Some GSM Cell Phone Tips - “Handys”
From an experienced wireless roamer
A guest article by Sebastian Harrison
There are several options for cellular phone service while traveling in Germany. For shorter visits of several weeks renting a mobile phone is the best option. For longer stays of a few months purchasing a prepaid phone is more cost effective. Your current U.S. cell phone may also work for you in Germany. Read on, as we discuss the options that can save you money on your next trip to Germany with local rates and free incoming calls.
Using Your Own Phone
While cell phones are widely used throughout the U.S. and North America, 80 percent of them are completely incompatible for German and other overseas use. European cell phone services operate on the GSM system, as do the American carriers AT&T and T-Mobile. However, they operate on separate frequencies. In Europe the 900 and 1800 MHz bands are used, as opposed to the American bands of 900 and the newly emerging 850 MHz. Newer and more highly priced phones have the additional foreign bands (tri-band, quad-band) and would be available for overseas roaming services. You would need to check with your carrier to find out the specifics of your phone.
If you find your phone will work overseas, you have the option of “roaming.” Roaming is the most expensive option available and is recommended only if you are using the phone for emergencies or you need to retain your current number. Other, more economical options include switching out your current “SIM” card (the postage-stamp-sized chip under the battery in your phone, much like a digital camera memory card) for a German SIM card. The SIM card is the brain of the phone, the phone simply being a vessel. The newly inserted SIM card will give your phone a new identity with a local German number and a local German rate plan, with free incoming calls.
Germany has several service providers, but one has designed a service with the traveler in mind. German provider Ortel Mobile is offering German-specific SIM cards with the phone number available on purchase, free unlimited incoming calls and $0.12 per minute internationally back to the U.S. This service is only available through the U.S. SIM distributor cellularbroad.com.
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Sounds great doesn’t it? But there’s always a catch. Your cell phone provider doesn’t want you to be able to switch your SIM card. Why would they? They are price gouging you the second you step off the plane and let your family know you’ve arrived safely. All U.S. cell phone providers have locked their phones with a security PIN, so that competing companies and cost effective foreign SIMs cannot be used. But wait... the government is on your side. In 2006 Librarian of Congress James H. Billington listed cell phone unlocking as one of six new exemptions to the Digital Millennium Copyright Act, or DMCA, allowing all customers to have their phones unlocked upon request. Your cell phone provider will provide you with the unlock code, although this may take some time to do, and you will definitely need to talk to a supervisor.
Renting a Cell Phone
If you find out that your phone will not work for you overseas or you run into the red tape of getting your phone unlocked, renting a cell phone may be a good option for you. Rentals are available pre- and post-trip. Most major overseas airports will have phone services available to you upon arrival, however these are considered a last-resort option, as you have noticed in the airport five-dollar neck pillows are $20 and a bagel sandwich is $10. Airports are geographic monopolies able to charge exorbitant rates. Renting a phone online before your departure is a good solution.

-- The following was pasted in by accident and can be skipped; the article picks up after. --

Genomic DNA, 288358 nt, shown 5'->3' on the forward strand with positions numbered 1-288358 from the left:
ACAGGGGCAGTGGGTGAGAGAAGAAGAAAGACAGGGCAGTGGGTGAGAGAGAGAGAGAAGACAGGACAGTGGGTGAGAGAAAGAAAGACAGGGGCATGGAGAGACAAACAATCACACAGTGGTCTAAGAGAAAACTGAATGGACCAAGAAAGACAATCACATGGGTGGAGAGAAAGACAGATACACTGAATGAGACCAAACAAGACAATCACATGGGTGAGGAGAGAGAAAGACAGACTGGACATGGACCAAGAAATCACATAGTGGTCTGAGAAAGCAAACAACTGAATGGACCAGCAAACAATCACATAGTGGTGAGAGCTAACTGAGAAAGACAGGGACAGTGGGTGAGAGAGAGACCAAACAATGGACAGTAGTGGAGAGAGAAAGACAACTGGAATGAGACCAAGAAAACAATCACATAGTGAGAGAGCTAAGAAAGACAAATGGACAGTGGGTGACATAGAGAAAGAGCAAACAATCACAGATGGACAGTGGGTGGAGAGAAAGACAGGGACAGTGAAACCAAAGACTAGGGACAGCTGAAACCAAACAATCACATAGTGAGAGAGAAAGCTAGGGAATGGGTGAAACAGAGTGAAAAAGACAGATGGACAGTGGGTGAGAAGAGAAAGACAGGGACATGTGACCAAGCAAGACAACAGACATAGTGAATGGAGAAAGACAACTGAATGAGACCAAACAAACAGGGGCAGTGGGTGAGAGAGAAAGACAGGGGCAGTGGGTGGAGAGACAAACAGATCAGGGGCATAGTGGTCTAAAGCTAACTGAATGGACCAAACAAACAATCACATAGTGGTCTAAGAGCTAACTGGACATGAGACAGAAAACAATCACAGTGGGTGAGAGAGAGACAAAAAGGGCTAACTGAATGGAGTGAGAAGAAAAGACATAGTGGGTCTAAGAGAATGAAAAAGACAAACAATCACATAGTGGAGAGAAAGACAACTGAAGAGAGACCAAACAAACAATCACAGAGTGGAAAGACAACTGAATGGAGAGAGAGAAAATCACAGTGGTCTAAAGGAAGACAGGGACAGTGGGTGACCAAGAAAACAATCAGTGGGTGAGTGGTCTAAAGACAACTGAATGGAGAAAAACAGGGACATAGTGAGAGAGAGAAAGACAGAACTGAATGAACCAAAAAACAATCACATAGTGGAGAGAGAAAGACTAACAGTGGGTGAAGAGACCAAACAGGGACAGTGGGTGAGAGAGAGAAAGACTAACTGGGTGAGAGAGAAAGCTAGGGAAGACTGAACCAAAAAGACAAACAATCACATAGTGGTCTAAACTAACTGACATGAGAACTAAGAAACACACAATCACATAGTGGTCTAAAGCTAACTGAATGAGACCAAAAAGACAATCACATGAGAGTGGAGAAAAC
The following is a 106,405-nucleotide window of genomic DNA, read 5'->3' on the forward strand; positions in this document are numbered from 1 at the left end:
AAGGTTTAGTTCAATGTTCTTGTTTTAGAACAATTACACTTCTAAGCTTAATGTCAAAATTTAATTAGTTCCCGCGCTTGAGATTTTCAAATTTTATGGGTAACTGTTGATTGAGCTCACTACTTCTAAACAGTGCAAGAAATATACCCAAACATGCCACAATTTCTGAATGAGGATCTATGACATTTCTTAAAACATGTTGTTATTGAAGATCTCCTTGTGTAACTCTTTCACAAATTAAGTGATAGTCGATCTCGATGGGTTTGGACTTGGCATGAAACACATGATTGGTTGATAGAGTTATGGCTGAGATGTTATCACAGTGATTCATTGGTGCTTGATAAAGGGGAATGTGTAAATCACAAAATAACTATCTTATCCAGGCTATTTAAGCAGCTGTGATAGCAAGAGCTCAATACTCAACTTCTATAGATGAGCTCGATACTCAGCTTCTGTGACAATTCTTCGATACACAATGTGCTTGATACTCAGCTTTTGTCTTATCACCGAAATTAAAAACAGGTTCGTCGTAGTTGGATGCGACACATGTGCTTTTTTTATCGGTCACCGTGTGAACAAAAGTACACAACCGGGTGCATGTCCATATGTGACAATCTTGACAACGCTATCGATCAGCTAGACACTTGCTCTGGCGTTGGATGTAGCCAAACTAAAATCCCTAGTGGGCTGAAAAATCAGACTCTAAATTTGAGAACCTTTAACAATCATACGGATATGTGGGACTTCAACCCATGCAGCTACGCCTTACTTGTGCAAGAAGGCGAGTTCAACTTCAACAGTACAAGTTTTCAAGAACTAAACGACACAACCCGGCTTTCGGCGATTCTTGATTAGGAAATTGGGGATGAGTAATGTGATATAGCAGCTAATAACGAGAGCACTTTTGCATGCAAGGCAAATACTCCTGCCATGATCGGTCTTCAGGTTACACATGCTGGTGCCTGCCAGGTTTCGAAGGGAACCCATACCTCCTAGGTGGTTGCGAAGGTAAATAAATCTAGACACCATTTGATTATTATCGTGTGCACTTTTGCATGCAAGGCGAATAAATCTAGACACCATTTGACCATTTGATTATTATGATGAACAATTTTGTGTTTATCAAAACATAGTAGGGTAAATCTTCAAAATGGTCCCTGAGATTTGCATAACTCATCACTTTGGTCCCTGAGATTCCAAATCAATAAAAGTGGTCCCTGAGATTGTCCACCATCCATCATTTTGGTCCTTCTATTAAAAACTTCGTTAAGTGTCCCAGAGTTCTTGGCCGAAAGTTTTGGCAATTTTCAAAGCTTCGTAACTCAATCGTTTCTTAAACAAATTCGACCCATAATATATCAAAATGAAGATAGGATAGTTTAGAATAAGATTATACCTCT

There is an abundance of cell phone rental operators, most charging around $1.00 per minute for incoming and outgoing calls. The Ortel distributor Cellular Abroad also offers rental phones by the week and — unlike the airport option — will allow you to secure your new overseas phone number in advance, so that you can pass it on to family members and coworkers. One potential disadvantage to renting a phone online as opposed to taking your own phone is the billing. Online rental phones are as a standard prepaid, so you run the risk of running out of talk time. Call credit can be purchased in advance or during the trip from the phone. Companies like Cellular Abroad provide 24/7 recharge support to help alleviate this issue.
Buying an Unlocked GSM Cell Phone
This is a good option for those taking an extended stay overseas, for study-abroad students or for the frequent traveler who would run into multiple rental deposits and shipping fees. Purchasing a phone, depending on the model, can be slightly more expensive than renting, but it provides the traveler with a permanently unlocked GSM cell phone, which can be used with any country or companies SIM card. The GSM cell phone is the world standard and will give the owner the option of use in 200 countries worldwide (with the appropriate bands and SIM card). Global roaming SIMs are available, that with your unlocked phone would allow coverage in over 100 of the most popular travel destinations. The National Geographic Society has launched such a SIM available with a rental phone or for purchase and they are doing that exclusively through cellularabroad.com.
Each trip and each traveler will have their specific needs, but communication remains a part of them all. If you need a phone for emergencies, calling a cab, confirming a reservation or you simply want to escape the hotel charges there is an option for you. Business travelers, leisure tourists, and students need to stay in touch with people back home. The question is how much are willing to pay for it? If you’re going to Germany for any amount of time and you use Ortel Mobile, it won’t be much at all.
Sebastian Harrison, cellularabroad.com
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